Amphibians & Reptiles
As with most species found along the Río Aros and its tributaries, amphibians and reptiles have been little studied. The diverse array of natural environments awaits more detailed exploration. In 2005, a group of researchers affiliated with the University of Arizona conducted one of the first biological inventories of the Río Aros.
We have since collaborated with university scientists to initiate a baseline herpetofaunal inventory and monitoring program at the Northern Jaguar Reserve. Already, geographical range extensions have been noted for tropical reptiles like the spotted box turtle (Terrepene nelsoni) and the indigo snake (Drymarchon corais). Future herpetological work will certainly produce additional distributional records and natural history observations for these and other species of interest.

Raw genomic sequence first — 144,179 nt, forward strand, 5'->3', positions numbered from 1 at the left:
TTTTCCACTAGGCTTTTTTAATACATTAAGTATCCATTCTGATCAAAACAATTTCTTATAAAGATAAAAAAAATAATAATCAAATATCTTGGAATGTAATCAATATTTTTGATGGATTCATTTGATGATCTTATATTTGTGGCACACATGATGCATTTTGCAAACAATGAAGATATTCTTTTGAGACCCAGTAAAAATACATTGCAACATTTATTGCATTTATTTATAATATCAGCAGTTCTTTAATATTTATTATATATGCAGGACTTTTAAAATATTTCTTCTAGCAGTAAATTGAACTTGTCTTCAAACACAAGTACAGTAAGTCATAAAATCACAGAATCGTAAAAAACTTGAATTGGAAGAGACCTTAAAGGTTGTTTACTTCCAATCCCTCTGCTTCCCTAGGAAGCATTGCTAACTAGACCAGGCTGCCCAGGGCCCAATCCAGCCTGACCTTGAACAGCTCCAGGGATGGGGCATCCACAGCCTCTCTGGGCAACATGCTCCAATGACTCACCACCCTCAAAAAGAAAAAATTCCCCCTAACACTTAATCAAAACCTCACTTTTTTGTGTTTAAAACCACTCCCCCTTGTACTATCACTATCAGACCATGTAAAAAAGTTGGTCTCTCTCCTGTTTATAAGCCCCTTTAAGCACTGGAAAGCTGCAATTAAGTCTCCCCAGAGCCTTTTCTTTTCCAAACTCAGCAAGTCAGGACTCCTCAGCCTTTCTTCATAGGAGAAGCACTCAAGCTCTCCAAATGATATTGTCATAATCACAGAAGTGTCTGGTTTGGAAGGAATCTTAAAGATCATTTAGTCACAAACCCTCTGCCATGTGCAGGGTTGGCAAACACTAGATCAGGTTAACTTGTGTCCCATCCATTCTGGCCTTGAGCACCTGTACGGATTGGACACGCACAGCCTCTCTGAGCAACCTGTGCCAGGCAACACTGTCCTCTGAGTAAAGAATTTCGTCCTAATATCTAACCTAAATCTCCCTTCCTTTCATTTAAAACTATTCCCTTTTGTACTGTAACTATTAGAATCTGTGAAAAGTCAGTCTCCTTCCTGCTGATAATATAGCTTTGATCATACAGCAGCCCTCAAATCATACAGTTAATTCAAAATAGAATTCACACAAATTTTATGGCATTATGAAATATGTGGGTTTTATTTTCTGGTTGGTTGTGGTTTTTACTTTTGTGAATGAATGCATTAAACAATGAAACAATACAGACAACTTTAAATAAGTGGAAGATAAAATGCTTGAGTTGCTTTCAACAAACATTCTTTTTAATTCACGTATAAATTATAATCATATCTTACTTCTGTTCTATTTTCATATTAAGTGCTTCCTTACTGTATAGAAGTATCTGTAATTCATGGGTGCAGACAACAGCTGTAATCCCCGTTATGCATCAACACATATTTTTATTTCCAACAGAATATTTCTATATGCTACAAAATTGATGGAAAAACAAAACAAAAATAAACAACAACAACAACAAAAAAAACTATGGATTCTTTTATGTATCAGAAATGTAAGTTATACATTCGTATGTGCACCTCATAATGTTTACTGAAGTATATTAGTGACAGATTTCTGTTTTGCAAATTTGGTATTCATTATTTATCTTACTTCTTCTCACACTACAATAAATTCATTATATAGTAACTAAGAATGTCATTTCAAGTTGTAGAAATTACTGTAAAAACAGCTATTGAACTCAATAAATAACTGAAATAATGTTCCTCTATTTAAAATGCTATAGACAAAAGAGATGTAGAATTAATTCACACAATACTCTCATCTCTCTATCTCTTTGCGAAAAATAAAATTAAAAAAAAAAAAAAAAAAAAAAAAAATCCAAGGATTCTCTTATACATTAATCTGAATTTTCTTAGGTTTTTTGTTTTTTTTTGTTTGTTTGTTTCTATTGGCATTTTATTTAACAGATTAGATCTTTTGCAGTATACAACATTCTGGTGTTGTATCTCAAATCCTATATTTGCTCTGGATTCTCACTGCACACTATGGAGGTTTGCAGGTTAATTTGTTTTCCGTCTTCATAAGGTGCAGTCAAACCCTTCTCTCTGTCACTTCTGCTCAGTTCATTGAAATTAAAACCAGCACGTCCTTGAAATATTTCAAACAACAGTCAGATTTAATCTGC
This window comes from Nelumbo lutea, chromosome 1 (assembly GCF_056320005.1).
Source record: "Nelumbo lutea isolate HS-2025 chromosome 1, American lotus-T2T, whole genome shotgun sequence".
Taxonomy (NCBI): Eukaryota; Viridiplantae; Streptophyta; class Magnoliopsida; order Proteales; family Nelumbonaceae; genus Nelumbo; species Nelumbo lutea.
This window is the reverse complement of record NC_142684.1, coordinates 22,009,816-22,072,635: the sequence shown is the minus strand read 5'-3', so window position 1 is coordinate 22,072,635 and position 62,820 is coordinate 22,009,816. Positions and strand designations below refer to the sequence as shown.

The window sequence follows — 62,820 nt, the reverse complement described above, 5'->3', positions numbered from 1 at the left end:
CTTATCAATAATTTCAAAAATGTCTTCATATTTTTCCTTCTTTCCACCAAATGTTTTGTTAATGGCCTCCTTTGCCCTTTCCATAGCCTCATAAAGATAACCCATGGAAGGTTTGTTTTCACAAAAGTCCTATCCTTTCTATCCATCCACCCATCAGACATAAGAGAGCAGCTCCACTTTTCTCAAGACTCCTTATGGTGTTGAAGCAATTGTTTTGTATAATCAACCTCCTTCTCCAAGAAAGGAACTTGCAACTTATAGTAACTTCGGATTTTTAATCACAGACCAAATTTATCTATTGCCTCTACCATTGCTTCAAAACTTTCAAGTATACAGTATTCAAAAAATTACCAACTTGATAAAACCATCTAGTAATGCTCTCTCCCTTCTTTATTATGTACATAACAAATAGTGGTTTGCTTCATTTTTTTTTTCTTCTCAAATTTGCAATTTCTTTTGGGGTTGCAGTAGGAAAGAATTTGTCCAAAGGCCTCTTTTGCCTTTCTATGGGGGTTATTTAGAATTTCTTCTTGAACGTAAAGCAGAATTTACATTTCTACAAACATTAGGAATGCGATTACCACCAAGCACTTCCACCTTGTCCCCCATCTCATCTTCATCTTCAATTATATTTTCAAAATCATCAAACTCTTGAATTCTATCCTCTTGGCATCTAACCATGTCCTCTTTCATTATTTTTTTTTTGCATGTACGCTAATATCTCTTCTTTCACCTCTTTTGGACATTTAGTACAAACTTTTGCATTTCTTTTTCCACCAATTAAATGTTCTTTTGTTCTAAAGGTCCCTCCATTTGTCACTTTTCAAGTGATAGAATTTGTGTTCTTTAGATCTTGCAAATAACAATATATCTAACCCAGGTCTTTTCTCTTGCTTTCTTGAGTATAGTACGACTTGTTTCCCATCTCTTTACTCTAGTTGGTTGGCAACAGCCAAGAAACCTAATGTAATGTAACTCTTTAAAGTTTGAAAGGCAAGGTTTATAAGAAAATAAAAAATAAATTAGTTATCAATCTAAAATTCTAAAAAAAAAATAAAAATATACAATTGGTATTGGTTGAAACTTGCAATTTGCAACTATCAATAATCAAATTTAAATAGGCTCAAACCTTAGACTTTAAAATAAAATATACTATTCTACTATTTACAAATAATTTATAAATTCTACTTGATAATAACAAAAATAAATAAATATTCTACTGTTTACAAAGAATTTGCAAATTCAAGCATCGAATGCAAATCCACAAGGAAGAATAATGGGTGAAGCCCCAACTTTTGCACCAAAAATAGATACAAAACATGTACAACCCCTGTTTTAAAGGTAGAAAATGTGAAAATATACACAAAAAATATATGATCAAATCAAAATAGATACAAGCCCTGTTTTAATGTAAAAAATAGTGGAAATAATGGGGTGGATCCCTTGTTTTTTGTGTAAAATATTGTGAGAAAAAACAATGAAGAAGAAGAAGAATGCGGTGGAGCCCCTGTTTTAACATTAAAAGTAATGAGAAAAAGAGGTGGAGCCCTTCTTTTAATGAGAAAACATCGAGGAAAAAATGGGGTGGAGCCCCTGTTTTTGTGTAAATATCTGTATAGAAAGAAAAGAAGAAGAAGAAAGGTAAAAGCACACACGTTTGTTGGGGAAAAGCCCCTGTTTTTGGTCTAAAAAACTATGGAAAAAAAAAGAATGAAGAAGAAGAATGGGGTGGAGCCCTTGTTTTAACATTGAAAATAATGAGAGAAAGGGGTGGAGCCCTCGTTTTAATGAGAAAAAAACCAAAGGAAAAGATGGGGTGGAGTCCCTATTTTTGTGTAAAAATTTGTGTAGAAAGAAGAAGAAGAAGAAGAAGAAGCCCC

Lowland leopard frogs (Rana yavapaiensis) reach the southernmost limit of their known range in this part of Sonora. In the southwestern U.S., they have suffered precipitous declines, yet preliminary data suggests that they may be widespread and abundant at the reserve. We are working to determine status and potential local threats to leopard frogs so we can best develop conservation plans. Currently, we are investigating the presence and distribution of amphibian chytrid fungus. This pathogen has been implicated in the decline of amphibian species worldwide, including those found in pristine wilderness areas.
Photo by Jim Rorabaugh